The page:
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Boston Globe newspaper sold at STAGGERING loss

By Catholic Online (NEWS CONSORTIUM)
August 5th, 2013
Catholic Online (www.catholic.org)

It was a deeply sad reminder of the decline of the newspaper industry in the wake of the Internet age . Purchased for $1.1 billion in 1993, the sale of the Boston Globe in 1993 set a then-record. Financially ailing, the New York Times has now sold the paper for $70 million - a STAGGERING 93 percent loss.

LOS ANGELES, CA (Catholic Online) - The 141-year-old newspaper was sold to Boston Red Sox owner John Henry. Figuring in 20 years of inflation makes the sacrifice price even worse. In addition, the Times retains the Globe's pension liabilities, estimated at over $100 million.

The Boston Globe had been up for sale since February of this year. Bids had previously been as high as $100 million. What might have sweetened the lower offer for the Times is that Henry offered "straight cash deal," which is expected to close sometime in September or October.

The Times turned down a $300 million offer from Aaron Kushner, CEO of Freedom Communications, Inc. in 2011. Kushner's offer even included the assumption of pension liabilities, which are currently estimated at $110 million.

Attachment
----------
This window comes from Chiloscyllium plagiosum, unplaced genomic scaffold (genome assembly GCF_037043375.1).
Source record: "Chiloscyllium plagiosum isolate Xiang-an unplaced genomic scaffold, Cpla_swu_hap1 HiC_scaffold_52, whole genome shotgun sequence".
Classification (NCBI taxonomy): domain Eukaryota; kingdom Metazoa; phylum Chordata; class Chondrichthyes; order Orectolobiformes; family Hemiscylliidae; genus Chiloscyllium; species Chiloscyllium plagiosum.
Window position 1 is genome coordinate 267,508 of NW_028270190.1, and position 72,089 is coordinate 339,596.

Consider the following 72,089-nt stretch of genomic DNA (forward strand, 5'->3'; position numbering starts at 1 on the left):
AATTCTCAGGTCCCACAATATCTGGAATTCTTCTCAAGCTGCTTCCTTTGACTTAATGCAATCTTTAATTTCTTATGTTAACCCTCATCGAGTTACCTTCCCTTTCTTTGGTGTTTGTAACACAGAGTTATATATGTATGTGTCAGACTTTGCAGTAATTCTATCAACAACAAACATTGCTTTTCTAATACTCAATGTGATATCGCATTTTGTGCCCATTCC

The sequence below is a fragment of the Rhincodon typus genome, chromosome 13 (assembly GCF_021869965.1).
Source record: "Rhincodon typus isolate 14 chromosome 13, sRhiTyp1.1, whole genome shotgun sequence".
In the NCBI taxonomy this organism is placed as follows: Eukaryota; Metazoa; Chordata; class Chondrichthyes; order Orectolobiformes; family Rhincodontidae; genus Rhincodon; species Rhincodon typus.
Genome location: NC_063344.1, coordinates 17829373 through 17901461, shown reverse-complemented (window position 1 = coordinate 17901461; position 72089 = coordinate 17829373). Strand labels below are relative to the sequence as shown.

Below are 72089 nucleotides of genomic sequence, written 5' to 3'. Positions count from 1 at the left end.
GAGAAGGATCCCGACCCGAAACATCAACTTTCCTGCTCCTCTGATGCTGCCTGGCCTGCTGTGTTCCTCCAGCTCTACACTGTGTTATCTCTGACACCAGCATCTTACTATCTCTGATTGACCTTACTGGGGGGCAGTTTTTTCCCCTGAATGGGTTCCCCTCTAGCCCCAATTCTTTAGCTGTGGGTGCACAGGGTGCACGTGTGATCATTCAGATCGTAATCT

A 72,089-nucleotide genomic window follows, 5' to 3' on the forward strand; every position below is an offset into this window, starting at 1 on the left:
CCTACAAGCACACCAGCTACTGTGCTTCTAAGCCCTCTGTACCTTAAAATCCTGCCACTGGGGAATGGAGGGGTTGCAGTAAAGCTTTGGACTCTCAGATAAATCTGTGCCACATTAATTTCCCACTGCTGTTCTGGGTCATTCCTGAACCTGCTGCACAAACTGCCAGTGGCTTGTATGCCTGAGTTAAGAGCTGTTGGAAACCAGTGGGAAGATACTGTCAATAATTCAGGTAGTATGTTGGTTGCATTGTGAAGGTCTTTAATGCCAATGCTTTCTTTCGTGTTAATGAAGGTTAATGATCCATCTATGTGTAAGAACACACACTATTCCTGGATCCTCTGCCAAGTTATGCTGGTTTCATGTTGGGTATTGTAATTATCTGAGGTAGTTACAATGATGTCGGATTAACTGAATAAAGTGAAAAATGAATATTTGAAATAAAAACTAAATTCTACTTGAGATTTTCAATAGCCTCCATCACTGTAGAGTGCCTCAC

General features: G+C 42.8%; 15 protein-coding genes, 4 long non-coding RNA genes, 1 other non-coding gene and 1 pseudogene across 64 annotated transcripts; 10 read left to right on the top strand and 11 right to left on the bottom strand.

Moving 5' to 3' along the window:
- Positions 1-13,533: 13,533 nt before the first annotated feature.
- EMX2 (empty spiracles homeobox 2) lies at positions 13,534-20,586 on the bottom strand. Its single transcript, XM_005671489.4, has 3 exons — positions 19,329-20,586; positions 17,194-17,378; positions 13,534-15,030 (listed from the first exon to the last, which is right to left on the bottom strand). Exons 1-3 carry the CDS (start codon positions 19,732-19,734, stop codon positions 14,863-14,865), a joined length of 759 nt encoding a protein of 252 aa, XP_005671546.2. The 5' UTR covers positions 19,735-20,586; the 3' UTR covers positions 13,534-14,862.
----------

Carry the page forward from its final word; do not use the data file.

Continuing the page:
The New York Times has reported that the sale price does not include the Globe's pension liabilities. Apparently, those remain a Times' responsibility and expense.

The Boston Globe enjoyed a circulation rate of 413,000 in 2002. Currently, the average weekday circulation today is nearly half that: 230,351.

Plagued with declining circulation due to online competition, both the Times and Globe have been plagued by faltering ad revenues that have only worsened in recent years. The Times reported its 11th straight quarter of falling ad revenue.

Ironically -- both newspapers continue to strongly endorse and champion President Obama and his economic policies, even though those policies have failed to create the kind of economic growth necessary to create a boom in advertising spending. The future doesn't look much brighter.

Last quarter the American economy only grew by 1.7 percent. Last month saw a mere 162,000 new jobs created, most of them part-time.
 

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